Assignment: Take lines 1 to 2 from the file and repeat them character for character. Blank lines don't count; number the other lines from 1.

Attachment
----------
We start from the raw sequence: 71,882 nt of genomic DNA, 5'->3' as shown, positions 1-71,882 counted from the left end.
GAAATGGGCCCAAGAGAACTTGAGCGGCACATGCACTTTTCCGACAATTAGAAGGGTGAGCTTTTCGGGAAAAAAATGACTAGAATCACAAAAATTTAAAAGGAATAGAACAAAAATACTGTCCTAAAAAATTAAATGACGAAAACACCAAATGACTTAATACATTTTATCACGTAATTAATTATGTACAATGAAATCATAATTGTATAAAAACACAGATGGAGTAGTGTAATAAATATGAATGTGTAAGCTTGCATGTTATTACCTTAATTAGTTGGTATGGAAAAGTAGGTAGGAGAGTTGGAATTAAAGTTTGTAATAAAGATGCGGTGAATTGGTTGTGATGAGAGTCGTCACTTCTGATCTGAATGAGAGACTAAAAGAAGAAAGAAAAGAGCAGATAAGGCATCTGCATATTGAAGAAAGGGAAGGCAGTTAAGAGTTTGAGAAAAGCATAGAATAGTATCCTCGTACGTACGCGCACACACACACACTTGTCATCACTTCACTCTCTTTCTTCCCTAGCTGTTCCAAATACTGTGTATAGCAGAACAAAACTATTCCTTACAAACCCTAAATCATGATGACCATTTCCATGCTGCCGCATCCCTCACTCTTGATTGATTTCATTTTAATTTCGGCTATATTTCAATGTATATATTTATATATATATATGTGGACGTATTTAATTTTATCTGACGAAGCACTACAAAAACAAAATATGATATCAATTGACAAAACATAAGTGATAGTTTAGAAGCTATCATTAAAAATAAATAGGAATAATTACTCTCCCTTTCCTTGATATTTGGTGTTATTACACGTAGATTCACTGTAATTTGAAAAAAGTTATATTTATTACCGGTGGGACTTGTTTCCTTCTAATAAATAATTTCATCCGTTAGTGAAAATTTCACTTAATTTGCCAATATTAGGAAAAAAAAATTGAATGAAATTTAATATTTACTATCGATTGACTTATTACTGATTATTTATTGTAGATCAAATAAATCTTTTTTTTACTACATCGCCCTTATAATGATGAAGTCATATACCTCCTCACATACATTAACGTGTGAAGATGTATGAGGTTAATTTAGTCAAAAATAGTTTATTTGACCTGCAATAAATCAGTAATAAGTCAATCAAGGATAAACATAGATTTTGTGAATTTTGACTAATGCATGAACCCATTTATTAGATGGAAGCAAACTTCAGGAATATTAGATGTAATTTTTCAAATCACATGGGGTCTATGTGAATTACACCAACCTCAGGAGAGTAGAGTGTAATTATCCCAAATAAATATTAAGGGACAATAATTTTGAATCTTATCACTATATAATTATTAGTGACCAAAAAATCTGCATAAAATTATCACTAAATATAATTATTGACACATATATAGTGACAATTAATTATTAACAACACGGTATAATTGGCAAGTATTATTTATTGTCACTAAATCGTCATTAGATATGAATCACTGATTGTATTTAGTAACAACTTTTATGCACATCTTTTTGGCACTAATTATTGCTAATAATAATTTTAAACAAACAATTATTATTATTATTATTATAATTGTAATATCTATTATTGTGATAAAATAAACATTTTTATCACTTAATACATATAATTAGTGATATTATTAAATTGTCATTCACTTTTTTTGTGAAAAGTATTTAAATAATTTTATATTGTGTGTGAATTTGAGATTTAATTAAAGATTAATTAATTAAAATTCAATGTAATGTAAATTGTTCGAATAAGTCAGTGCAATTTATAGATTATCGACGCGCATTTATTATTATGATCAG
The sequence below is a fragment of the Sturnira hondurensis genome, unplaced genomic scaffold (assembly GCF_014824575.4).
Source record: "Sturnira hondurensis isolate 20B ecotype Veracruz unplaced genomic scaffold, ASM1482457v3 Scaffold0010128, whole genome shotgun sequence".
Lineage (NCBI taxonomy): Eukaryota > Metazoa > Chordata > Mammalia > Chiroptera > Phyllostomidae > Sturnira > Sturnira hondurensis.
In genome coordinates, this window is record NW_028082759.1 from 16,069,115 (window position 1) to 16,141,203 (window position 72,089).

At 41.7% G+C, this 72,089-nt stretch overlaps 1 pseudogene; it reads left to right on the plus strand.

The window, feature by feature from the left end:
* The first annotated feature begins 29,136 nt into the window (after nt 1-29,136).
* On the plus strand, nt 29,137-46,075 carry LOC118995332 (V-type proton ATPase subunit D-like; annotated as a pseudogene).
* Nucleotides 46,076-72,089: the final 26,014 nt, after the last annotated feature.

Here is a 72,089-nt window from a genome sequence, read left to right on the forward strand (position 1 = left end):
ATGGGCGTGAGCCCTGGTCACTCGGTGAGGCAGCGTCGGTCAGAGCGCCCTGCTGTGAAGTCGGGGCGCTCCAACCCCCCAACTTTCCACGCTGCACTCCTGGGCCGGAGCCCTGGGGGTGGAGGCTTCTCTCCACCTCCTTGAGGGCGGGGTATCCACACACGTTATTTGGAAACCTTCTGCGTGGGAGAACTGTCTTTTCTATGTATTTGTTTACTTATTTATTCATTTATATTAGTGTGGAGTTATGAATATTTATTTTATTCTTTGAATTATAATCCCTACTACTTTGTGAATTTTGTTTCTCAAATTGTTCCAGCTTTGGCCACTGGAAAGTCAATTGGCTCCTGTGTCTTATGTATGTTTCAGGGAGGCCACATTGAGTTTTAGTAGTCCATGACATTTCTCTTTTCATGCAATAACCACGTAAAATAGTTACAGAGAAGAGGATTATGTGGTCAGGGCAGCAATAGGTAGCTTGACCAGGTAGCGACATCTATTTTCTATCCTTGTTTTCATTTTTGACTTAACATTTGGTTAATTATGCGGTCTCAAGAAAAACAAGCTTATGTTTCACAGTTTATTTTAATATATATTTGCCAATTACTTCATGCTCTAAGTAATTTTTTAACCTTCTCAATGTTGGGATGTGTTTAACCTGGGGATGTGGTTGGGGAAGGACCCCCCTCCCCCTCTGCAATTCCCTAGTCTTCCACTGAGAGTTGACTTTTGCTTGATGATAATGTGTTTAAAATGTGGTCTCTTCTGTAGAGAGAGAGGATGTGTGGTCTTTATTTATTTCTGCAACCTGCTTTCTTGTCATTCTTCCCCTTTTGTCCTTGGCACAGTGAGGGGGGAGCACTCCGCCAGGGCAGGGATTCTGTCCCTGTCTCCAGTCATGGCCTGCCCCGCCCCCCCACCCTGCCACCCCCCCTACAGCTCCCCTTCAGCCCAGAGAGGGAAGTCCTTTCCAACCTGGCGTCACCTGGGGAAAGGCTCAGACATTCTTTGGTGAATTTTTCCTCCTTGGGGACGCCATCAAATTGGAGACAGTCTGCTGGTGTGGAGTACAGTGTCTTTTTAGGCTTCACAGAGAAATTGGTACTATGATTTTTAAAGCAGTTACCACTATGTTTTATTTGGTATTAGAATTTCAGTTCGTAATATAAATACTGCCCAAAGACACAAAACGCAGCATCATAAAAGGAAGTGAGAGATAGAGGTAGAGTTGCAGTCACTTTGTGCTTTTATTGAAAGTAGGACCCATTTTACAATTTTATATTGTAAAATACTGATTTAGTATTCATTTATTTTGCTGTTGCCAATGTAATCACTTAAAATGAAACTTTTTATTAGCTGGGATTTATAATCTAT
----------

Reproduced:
We start from the raw sequence: 71,882 nt of genomic DNA, 5'->3' as shown, positions 1-71,882 counted from the left end.
GAAATGGGCCCAAGAGAACTTGAGCGGCACATGCACTTTTCCGACAATTAGAAGGGTGAGCTTTTCGGGAAAAAAATGACTAGAATCACAAAAATTTAAAAGGAATAGAACAAAAATACTGTCCTAAAAAATTAAATGACGAAAACACCAAATGACTTAATACATTTTATCACGTAATTAATTATGTACAATGAAATCATAATTGTATAAAAACACAGATGGAGTAGTGTAATAAATATGAATGTGTAAGCTTGCATGTTATTACCTTAATTAGTTGGTATGGAAAAGTAGGTAGGAGAGTTGGAATTAAAGTTTGTAATAAAGATGCGGTGAATTGGTTGTGATGAGAGTCGTCACTTCTGATCTGAATGAGAGACTAAAAGAAGAAAGAAAAGAGCAGATAAGGCATCTGCATATTGAAGAAAGGGAAGGCAGTTAAGAGTTTGAGAAAAGCATAGAATAGTATCCTCGTACGTACGCGCACACACACACACTTGTCATCACTTCACTCTCTTTCTTCCCTAGCTGTTCCAAATACTGTGTATAGCAGAACAAAACTATTCCTTACAAACCCTAAATCATGATGACCATTTCCATGCTGCCGCATCCCTCACTCTTGATTGATTTCATTTTAATTTCGGCTATATTTCAATGTATATATTTATATATATATATGTGGACGTATTTAATTTTATCTGACGAAGCACTACAAAAACAAAATATGATATCAATTGACAAAACATAAGTGATAGTTTAGAAGCTATCATTAAAAATAAATAGGAATAATTACTCTCCCTTTCCTTGATATTTGGTGTTATTACACGTAGATTCACTGTAATTTGAAAAAAGTTATATTTATTACCGGTGGGACTTGTTTCCTTCTAATAAATAATTTCATCCGTTAGTGAAAATTTCACTTAATTTGCCAATATTAGGAAAAAAAAATTGAATGAAATTTAATATTTACTATCGATTGACTTATTACTGATTATTTATTGTAGATCAAATAAATCTTTTTTTTACTACATCGCCCTTATAATGATGAAGTCATATACCTCCTCACATACATTAACGTGTGAAGATGTATGAGGTTAATTTAGTCAAAAATAGTTTATTTGACCTGCAATAAATCAGTAATAAGTCAATCAAGGATAAACATAGATTTTGTGAATTTTGACTAATGCATGAACCCATTTATTAGATGGAAGCAAACTTCAGGAATATTAGATGTAATTTTTCAAATCACATGGGGTCTATGTGAATTACACCAACCTCAGGAGAGTAGAGTGTAATTATCCCAAATAAATATTAAGGGACAATAATTTTGAATCTTATCACTATATAATTATTAGTGACCAAAAAATCTGCATAAAATTATCACTAAATATAATTATTGACACATATATAGTGACAATTAATTATTAACAACACGGTATAATTGGCAAGTATTATTTATTGTCACTAAATCGTCATTAGATATGAATCACTGATTGTATTTAGTAACAACTTTTATGCACATCTTTTTGGCACTAATTATTGCTAATAATAATTTTAAACAAACAATTATTATTATTATTATTATAATTGTAATATCTATTATTGTGATAAAATAAACATTTTTATCACTTAATACATATAATTAGTGATATTATTAAATTGTCATTCACTTTTTTTGTGAAAAGTATTTAAATAATTTTATATTGTGTGTGAATTTGAGATTTAATTAAAGATTAATTAATTAAAATTCAATGTAATGTAAATTGTTCGAATAAGTCAGTGCAATTTATAGATTATCGACGCGCATTTATTATTATGATCAG